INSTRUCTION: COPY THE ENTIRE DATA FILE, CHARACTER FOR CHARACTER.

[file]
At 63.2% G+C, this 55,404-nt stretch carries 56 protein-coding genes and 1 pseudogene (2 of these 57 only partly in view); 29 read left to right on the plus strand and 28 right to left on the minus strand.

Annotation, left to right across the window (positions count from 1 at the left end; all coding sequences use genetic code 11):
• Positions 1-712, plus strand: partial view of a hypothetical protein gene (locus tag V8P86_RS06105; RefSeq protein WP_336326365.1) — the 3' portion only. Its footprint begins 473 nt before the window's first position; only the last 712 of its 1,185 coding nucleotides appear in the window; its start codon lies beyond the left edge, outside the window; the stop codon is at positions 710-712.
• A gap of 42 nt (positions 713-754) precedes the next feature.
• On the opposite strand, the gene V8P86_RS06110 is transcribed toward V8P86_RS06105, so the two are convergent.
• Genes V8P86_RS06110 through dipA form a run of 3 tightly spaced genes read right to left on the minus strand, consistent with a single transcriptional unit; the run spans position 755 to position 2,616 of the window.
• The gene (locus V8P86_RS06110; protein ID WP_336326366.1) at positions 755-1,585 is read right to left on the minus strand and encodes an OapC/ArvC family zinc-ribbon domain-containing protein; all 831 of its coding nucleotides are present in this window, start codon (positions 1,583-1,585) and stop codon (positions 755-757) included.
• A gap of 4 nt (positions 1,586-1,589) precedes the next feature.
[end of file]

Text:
At 63.2% G+C, this 55,404-nt stretch carries 56 protein-coding genes and 1 pseudogene (2 of these 57 only partly in view); 29 read left to right on the plus strand and 28 right to left on the minus strand.

Annotation, left to right across the window (positions count from 1 at the left end; all coding sequences use genetic code 11):
• Positions 1-712, plus strand: partial view of a hypothetical protein gene (locus tag V8P86_RS06105; RefSeq protein WP_336326365.1) — the 3' portion only. Its footprint begins 473 nt before the window's first position; only the last 712 of its 1,185 coding nucleotides appear in the window; its start codon lies beyond the left edge, outside the window; the stop codon is at positions 710-712.
• A gap of 42 nt (positions 713-754) precedes the next feature.
• On the opposite strand, the gene V8P86_RS06110 is transcribed toward V8P86_RS06105, so the two are convergent.
• Genes V8P86_RS06110 through dipA form a run of 3 tightly spaced genes read right to left on the minus strand, consistent with a single transcriptional unit; the run spans position 755 to position 2,616 of the window.
• The gene (locus V8P86_RS06110; protein ID WP_336326366.1) at positions 755-1,585 is read right to left on the minus strand and encodes an OapC/ArvC family zinc-ribbon domain-containing protein; all 831 of its coding nucleotides are present in this window, start codon (positions 1,583-1,585) and stop codon (positions 755-757) included.
• A gap of 4 nt (positions 1,586-1,589) precedes the next feature.